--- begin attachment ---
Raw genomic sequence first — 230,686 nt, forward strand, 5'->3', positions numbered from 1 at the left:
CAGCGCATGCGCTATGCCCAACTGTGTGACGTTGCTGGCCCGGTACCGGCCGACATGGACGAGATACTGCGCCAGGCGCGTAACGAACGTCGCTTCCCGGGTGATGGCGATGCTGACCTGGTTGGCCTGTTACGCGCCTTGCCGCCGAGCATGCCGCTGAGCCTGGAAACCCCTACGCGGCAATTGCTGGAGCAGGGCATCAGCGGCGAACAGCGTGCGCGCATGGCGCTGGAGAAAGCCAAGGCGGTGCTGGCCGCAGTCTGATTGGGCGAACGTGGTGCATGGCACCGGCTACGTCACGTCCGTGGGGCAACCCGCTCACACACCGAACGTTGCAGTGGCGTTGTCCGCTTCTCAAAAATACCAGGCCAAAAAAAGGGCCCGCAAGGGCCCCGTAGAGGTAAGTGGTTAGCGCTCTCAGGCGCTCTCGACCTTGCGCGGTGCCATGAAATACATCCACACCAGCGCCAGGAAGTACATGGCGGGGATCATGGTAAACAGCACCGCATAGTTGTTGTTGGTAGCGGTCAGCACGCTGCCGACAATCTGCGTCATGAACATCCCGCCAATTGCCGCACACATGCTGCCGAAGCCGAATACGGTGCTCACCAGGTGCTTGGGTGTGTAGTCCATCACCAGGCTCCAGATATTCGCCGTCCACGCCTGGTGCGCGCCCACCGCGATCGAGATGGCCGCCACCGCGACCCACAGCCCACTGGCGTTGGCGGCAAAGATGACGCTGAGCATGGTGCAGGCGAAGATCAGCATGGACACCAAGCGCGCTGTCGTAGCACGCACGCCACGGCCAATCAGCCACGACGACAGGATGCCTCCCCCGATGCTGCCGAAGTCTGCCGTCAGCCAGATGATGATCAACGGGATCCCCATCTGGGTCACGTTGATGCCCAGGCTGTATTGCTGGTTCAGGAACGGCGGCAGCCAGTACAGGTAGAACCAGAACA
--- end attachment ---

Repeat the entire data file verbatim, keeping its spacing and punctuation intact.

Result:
Raw genomic sequence first — 230,686 nt, forward strand, 5'->3', positions numbered from 1 at the left:
CAGCGCATGCGCTATGCCCAACTGTGTGACGTTGCTGGCCCGGTACCGGCCGACATGGACGAGATACTGCGCCAGGCGCGTAACGAACGTCGCTTCCCGGGTGATGGCGATGCTGACCTGGTTGGCCTGTTACGCGCCTTGCCGCCGAGCATGCCGCTGAGCCTGGAAACCCCTACGCGGCAATTGCTGGAGCAGGGCATCAGCGGCGAACAGCGTGCGCGCATGGCGCTGGAGAAAGCCAAGGCGGTGCTGGCCGCAGTCTGATTGGGCGAACGTGGTGCATGGCACCGGCTACGTCACGTCCGTGGGGCAACCCGCTCACACACCGAACGTTGCAGTGGCGTTGTCCGCTTCTCAAAAATACCAGGCCAAAAAAAGGGCCCGCAAGGGCCCCGTAGAGGTAAGTGGTTAGCGCTCTCAGGCGCTCTCGACCTTGCGCGGTGCCATGAAATACATCCACACCAGCGCCAGGAAGTACATGGCGGGGATCATGGTAAACAGCACCGCATAGTTGTTGTTGGTAGCGGTCAGCACGCTGCCGACAATCTGCGTCATGAACATCCCGCCAATTGCCGCACACATGCTGCCGAAGCCGAATACGGTGCTCACCAGGTGCTTGGGTGTGTAGTCCATCACCAGGCTCCAGATATTCGCCGTCCACGCCTGGTGCGCGCCCACCGCGATCGAGATGGCCGCCACCGCGACCCACAGCCCACTGGCGTTGGCGGCAAAGATGACGCTGAGCATGGTGCAGGCGAAGATCAGCATGGACACCAAGCGCGCTGTCGTAGCACGCACGCCACGGCCAATCAGCCACGACGACAGGATGCCTCCCCCGATGCTGCCGAAGTCTGCCGTCAGCCAGATGATGATCAACGGGATCCCCATCTGGGTCACGTTGATGCCCAGGCTGTATTGCTGGTTCAGGAACGGCGGCAGCCAGTACAGGTAGAACCAGAACA